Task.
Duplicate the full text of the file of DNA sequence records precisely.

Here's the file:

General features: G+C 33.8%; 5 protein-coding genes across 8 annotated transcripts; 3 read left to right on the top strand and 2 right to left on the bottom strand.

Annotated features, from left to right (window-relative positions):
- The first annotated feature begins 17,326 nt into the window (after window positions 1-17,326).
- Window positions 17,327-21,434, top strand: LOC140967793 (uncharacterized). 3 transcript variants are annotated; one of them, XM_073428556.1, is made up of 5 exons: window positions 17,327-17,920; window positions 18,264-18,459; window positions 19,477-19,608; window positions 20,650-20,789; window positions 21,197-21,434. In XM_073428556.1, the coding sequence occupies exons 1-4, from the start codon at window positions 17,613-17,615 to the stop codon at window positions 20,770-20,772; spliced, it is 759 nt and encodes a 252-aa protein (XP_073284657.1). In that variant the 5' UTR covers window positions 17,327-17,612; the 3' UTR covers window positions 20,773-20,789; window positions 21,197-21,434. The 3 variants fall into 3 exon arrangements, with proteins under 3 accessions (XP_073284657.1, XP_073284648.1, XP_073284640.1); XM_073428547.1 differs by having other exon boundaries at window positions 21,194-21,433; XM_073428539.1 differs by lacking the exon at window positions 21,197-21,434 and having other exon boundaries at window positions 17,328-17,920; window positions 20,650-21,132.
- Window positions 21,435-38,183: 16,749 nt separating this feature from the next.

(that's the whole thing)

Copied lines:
General features: G+C 33.8%; 5 protein-coding genes across 8 annotated transcripts; 3 read left to right on the top strand and 2 right to left on the bottom strand.

Annotated features, from left to right (window-relative positions):
- The first annotated feature begins 17,326 nt into the window (after window positions 1-17,326).
- Window positions 17,327-21,434, top strand: LOC140967793 (uncharacterized). 3 transcript variants are annotated; one of them, XM_073428556.1, is made up of 5 exons: window positions 17,327-17,920; window positions 18,264-18,459; window positions 19,477-19,608; window positions 20,650-20,789; window positions 21,197-21,434. In XM_073428556.1, the coding sequence occupies exons 1-4, from the start codon at window positions 17,613-17,615 to the stop codon at window positions 20,770-20,772; spliced, it is 759 nt and encodes a 252-aa protein (XP_073284657.1). In that variant the 5' UTR covers window positions 17,327-17,612; the 3' UTR covers window positions 20,773-20,789; window positions 21,197-21,434. The 3 variants fall into 3 exon arrangements, with proteins under 3 accessions (XP_073284657.1, XP_073284648.1, XP_073284640.1); XM_073428547.1 differs by having other exon boundaries at window positions 21,194-21,433; XM_073428539.1 differs by lacking the exon at window positions 21,197-21,434 and having other exon boundaries at window positions 17,328-17,920; window positions 20,650-21,132.
- Window positions 21,435-38,183: 16,749 nt separating this feature from the next.